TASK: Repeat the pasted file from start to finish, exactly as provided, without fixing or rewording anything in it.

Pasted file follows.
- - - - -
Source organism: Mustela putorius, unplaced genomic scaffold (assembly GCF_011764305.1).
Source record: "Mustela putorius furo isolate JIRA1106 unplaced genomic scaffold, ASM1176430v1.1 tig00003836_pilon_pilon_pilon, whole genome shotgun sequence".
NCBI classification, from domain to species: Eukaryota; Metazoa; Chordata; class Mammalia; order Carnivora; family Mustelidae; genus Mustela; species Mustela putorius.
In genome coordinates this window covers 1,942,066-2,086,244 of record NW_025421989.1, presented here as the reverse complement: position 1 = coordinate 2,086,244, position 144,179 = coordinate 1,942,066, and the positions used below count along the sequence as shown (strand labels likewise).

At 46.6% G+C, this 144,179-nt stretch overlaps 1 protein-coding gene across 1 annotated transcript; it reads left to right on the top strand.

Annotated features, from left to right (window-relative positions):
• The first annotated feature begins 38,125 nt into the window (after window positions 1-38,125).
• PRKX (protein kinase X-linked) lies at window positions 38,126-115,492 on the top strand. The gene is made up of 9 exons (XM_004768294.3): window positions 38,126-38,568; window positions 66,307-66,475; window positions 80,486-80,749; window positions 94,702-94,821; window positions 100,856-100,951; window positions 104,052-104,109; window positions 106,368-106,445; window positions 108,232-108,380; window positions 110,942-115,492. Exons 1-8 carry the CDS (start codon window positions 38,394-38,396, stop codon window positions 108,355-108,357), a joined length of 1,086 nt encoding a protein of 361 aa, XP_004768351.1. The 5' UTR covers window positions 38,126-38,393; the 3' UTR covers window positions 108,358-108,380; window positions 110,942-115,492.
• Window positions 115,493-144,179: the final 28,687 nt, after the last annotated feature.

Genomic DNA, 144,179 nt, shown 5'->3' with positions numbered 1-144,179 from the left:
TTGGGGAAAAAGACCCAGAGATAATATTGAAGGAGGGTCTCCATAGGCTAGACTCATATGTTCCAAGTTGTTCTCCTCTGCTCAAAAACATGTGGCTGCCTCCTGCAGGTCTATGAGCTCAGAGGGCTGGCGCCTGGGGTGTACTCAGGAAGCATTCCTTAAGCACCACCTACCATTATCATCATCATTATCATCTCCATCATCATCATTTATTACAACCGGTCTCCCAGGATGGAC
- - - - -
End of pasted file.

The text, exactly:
Source organism: Mustela putorius, unplaced genomic scaffold (assembly GCF_011764305.1).
Source record: "Mustela putorius furo isolate JIRA1106 unplaced genomic scaffold, ASM1176430v1.1 tig00003836_pilon_pilon_pilon, whole genome shotgun sequence".
NCBI classification, from domain to species: Eukaryota; Metazoa; Chordata; class Mammalia; order Carnivora; family Mustelidae; genus Mustela; species Mustela putorius.
In genome coordinates this window covers 1,942,066-2,086,244 of record NW_025421989.1, presented here as the reverse complement: position 1 = coordinate 2,086,244, position 144,179 = coordinate 1,942,066, and the positions used below count along the sequence as shown (strand labels likewise).

At 46.6% G+C, this 144,179-nt stretch overlaps 1 protein-coding gene across 1 annotated transcript; it reads left to right on the top strand.

Annotated features, from left to right (window-relative positions):
• The first annotated feature begins 38,125 nt into the window (after window positions 1-38,125).
• PRKX (protein kinase X-linked) lies at window positions 38,126-115,492 on the top strand. The gene is made up of 9 exons (XM_004768294.3): window positions 38,126-38,568; window positions 66,307-66,475; window positions 80,486-80,749; window positions 94,702-94,821; window positions 100,856-100,951; window positions 104,052-104,109; window positions 106,368-106,445; window positions 108,232-108,380; window positions 110,942-115,492. Exons 1-8 carry the CDS (start codon window positions 38,394-38,396, stop codon window positions 108,355-108,357), a joined length of 1,086 nt encoding a protein of 361 aa, XP_004768351.1. The 5' UTR covers window positions 38,126-38,393; the 3' UTR covers window positions 108,358-108,380; window positions 110,942-115,492.
• Window positions 115,493-144,179: the final 28,687 nt, after the last annotated feature.

Genomic DNA, 144,179 nt, shown 5'->3' with positions numbered 1-144,179 from the left:
TTGGGGAAAAAGACCCAGAGATAATATTGAAGGAGGGTCTCCATAGGCTAGACTCATATGTTCCAAGTTGTTCTCCTCTGCTCAAAAACATGTGGCTGCCTCCTGCAGGTCTATGAGCTCAGAGGGCTGGCGCCTGGGGTGTACTCAGGAAGCATTCCTTAAGCACCACCTACCATTATCATCATCATTATCATCTCCATCATCATCATTTATTACAACCGGTCTCCCAGGATGGAC